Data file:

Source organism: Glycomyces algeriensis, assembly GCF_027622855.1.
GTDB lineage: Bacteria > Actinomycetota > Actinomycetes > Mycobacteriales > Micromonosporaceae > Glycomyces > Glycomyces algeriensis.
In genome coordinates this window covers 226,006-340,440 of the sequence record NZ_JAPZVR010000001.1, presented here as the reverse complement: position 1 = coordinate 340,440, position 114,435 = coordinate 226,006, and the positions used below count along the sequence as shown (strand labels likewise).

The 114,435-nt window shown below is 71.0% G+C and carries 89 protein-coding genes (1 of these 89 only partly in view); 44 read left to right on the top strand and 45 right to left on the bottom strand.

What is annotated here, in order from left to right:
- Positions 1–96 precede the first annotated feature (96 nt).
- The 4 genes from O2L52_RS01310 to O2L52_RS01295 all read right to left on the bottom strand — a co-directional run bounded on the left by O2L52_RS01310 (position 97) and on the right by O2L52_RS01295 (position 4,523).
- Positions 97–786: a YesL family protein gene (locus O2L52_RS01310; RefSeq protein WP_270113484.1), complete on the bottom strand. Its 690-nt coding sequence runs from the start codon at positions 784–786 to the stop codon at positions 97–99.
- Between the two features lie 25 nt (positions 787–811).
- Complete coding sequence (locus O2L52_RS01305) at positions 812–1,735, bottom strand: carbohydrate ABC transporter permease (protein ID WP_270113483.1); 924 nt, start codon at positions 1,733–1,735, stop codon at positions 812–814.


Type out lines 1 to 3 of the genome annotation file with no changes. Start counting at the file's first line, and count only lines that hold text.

Source organism: Glycomyces algeriensis, assembly GCF_027622855.1.
GTDB lineage: Bacteria > Actinomycetota > Actinomycetes > Mycobacteriales > Micromonosporaceae > Glycomyces > Glycomyces algeriensis.
In genome coordinates this window covers 226,006-340,440 of the sequence record NZ_JAPZVR010000001.1, presented here as the reverse complement: position 1 = coordinate 340,440, position 114,435 = coordinate 226,006, and the positions used below count along the sequence as shown (strand labels likewise).